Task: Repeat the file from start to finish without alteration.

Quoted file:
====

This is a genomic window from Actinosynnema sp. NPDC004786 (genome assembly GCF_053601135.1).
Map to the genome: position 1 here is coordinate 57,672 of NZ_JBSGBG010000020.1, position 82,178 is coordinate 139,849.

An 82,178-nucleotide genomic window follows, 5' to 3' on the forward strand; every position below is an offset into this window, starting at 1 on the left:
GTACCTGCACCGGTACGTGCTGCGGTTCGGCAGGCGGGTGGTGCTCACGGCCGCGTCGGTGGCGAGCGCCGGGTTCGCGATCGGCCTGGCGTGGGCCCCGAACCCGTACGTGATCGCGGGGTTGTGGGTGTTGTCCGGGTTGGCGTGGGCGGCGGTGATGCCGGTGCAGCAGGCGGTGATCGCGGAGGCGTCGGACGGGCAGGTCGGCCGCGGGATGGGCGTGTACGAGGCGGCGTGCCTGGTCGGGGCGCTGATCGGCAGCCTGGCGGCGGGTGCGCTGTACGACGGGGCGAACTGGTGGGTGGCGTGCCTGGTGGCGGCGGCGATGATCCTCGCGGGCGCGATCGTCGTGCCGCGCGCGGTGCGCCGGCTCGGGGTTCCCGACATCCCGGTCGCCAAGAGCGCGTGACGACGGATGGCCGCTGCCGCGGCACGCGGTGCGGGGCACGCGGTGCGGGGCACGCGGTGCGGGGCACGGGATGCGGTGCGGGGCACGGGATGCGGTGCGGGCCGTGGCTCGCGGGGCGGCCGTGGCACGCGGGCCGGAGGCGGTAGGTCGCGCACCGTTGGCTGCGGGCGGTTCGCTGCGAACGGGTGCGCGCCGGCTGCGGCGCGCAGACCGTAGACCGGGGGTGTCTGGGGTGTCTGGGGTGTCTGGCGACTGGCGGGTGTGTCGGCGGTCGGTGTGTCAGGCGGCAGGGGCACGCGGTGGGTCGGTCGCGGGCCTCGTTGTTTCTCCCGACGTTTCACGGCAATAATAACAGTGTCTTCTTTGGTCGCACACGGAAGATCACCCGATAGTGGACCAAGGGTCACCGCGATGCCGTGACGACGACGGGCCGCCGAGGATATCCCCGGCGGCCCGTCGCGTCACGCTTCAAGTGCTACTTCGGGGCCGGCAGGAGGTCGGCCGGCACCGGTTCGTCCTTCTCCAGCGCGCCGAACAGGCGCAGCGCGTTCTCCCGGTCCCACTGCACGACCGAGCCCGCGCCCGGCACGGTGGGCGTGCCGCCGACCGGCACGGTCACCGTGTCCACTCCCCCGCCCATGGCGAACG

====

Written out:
This is a genomic window from Actinosynnema sp. NPDC004786 (genome assembly GCF_053601135.1).
Map to the genome: position 1 here is coordinate 57,672 of NZ_JBSGBG010000020.1, position 82,178 is coordinate 139,849.

An 82,178-nucleotide genomic window follows, 5' to 3' on the forward strand; every position below is an offset into this window, starting at 1 on the left:
GTACCTGCACCGGTACGTGCTGCGGTTCGGCAGGCGGGTGGTGCTCACGGCCGCGTCGGTGGCGAGCGCCGGGTTCGCGATCGGCCTGGCGTGGGCCCCGAACCCGTACGTGATCGCGGGGTTGTGGGTGTTGTCCGGGTTGGCGTGGGCGGCGGTGATGCCGGTGCAGCAGGCGGTGATCGCGGAGGCGTCGGACGGGCAGGTCGGCCGCGGGATGGGCGTGTACGAGGCGGCGTGCCTGGTCGGGGCGCTGATCGGCAGCCTGGCGGCGGGTGCGCTGTACGACGGGGCGAACTGGTGGGTGGCGTGCCTGGTGGCGGCGGCGATGATCCTCGCGGGCGCGATCGTCGTGCCGCGCGCGGTGCGCCGGCTCGGGGTTCCCGACATCCCGGTCGCCAAGAGCGCGTGACGACGGATGGCCGCTGCCGCGGCACGCGGTGCGGGGCACGCGGTGCGGGGCACGCGGTGCGGGGCACGGGATGCGGTGCGGGGCACGGGATGCGGTGCGGGCCGTGGCTCGCGGGGCGGCCGTGGCACGCGGGCCGGAGGCGGTAGGTCGCGCACCGTTGGCTGCGGGCGGTTCGCTGCGAACGGGTGCGCGCCGGCTGCGGCGCGCAGACCGTAGACCGGGGGTGTCTGGGGTGTCTGGGGTGTCTGGCGACTGGCGGGTGTGTCGGCGGTCGGTGTGTCAGGCGGCAGGGGCACGCGGTGGGTCGGTCGCGGGCCTCGTTGTTTCTCCCGACGTTTCACGGCAATAATAACAGTGTCTTCTTTGGTCGCACACGGAAGATCACCCGATAGTGGACCAAGGGTCACCGCGATGCCGTGACGACGACGGGCCGCCGAGGATATCCCCGGCGGCCCGTCGCGTCACGCTTCAAGTGCTACTTCGGGGCCGGCAGGAGGTCGGCCGGCACCGGTTCGTCCTTCTCCAGCGCGCCGAACAGGCGCAGCGCGTTCTCCCGGTCCCACTGCACGACCGAGCCCGCGCCCGGCACGGTGGGCGTGCCGCCGACCGGCACGGTCACCGTGTCCACTCCCCCGCCCATGGCGAACG